Just how far will you go for the perfect Instagram? A recent survey shows just how willing Instagram users -- and Instagram husbands -- are to climb, lie down, embarrass themselves or let their food go cold for the perfect shot.
Social Media

Facebook’s long-promised ‘unsend’ feature arrives. Here’s how to use it

Send a message to the wrong person? Messenger now gives you 10 minutes to take it back. After an update beginning to roll out today, users can now retract messages if they act within the first 10 minutes after sending the message.
Social Media

YouTube boss admits even her own kids gave the ‘Rewind’ video a thumbs down

YouTube's 2018 Rewind video went down like a lead balloon at the end of last year, becoming the most disliked video in its history. And now YouTube's CEO has admitted that even her own kids thought it was pretty darn awful.
Social Media

Snapchat finally recovers from its redesign — so here comes an Android update

Snapchat's drop in users after launching a controversial redesign has finally stagnated. During the fourth quarter and 2018 earnings report, Snapchat shared that the company is rolling out an Android update designed to increase performance.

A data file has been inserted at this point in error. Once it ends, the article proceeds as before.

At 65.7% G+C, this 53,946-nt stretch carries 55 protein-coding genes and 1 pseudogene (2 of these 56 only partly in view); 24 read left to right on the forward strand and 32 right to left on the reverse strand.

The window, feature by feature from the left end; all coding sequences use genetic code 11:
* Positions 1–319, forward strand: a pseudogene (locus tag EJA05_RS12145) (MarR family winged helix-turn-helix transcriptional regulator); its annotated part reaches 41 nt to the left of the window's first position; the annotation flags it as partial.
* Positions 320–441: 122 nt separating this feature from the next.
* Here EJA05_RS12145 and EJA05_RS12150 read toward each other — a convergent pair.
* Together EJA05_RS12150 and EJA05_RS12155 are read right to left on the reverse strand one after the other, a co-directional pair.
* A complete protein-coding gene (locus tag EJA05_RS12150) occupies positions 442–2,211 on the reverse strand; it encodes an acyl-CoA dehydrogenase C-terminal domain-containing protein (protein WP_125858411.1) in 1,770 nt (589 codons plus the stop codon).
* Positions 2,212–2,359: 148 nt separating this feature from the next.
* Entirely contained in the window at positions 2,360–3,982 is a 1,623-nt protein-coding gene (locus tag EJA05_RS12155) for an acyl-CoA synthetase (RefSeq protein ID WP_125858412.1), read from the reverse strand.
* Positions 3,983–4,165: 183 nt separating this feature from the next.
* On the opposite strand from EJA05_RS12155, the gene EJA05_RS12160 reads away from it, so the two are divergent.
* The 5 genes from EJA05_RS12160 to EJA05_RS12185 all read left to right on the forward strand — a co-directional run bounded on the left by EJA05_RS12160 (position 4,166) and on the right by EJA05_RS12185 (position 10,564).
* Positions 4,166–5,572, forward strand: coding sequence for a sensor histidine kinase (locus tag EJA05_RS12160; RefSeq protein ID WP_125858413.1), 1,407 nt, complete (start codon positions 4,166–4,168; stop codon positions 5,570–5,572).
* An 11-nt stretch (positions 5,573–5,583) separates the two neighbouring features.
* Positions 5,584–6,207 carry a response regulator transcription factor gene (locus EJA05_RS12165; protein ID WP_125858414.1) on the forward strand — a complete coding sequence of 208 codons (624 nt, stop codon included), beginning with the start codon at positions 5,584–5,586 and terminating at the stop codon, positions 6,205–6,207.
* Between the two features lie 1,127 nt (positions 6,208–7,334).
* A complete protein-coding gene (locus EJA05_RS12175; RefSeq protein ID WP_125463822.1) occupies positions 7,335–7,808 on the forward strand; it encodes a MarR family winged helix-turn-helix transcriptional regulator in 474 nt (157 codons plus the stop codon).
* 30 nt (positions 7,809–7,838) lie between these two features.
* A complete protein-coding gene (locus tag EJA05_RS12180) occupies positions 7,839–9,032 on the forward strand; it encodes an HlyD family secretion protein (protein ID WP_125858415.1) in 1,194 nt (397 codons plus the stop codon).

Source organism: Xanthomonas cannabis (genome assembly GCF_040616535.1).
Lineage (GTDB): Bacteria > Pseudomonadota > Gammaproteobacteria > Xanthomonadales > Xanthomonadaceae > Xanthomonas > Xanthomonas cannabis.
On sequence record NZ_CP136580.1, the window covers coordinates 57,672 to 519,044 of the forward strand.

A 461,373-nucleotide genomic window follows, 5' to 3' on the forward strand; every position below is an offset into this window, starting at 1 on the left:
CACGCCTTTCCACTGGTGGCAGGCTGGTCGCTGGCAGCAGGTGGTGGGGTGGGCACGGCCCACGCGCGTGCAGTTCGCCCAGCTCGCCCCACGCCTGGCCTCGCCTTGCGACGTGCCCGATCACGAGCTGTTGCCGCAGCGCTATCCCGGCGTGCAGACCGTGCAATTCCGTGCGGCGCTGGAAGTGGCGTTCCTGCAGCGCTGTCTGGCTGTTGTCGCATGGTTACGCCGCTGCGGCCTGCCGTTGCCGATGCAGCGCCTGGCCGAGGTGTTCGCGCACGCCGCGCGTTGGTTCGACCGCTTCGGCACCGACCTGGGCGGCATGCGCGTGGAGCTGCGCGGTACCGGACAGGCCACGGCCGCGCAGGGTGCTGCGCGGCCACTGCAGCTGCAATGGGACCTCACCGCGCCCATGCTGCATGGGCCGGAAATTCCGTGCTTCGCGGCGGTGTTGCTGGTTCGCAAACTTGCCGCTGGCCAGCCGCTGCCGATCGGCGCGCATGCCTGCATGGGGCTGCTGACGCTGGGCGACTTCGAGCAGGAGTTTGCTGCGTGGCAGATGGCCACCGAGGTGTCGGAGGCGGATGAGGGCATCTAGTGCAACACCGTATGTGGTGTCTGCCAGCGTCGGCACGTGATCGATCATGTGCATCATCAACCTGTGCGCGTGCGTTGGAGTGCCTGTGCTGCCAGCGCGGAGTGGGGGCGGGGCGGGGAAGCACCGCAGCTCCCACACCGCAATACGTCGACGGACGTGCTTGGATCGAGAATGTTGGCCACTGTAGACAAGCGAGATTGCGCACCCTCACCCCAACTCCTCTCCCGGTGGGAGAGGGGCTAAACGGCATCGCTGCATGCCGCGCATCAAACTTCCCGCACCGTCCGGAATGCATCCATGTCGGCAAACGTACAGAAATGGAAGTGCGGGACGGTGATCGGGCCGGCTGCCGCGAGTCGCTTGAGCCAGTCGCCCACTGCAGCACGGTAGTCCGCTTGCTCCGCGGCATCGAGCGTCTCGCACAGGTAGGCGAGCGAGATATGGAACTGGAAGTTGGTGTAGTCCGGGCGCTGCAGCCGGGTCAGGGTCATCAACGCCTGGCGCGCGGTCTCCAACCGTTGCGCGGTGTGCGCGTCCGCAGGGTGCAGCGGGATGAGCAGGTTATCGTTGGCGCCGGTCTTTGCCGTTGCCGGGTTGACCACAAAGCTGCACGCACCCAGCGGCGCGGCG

Social Media

Skype’s new ‘blur background’ feature could help keep you from blushing

Skype's latest feature for desktop lets you blur your background during video calls. The idea is that it keeps you as the focus instead of distracting others with whatever embarrassing things you might have on show behind you.
Social Media

Twitter users are declining but more people are seeing ads every day

Twitter's end-of-the-year report for 2018 is a mix of good and bad news. The good news is that more users are seeing adds daily, the metric the company will focus on moving forward. But the bad news is that monthly active users are…
Web

Switch up your Reddit routine with these interesting, inspiring, and zany subs

So you've just joined the wonderful world of Reddit and want to explore it. With so many subreddits, however, navigating the "front page of the internet" can be daunting. Here are some of the best subreddits to get you started.
Computing

YouTube beats Apple, Netflix as the most trusted brand by millennials

The popular video sharing website YouTube climbed up in an annual Mblm study, moving up from third place in 2018 and coming ahead of both Apple and Netflix in final 2019 rankings. 
Social Media

LinkedIn finally gets around to launching its own live video tool

Live video is coming to LinkedIn for businesses and individuals on the site. The livestreaming feature is launching in beta in the U.S. before rolling out to the entire community.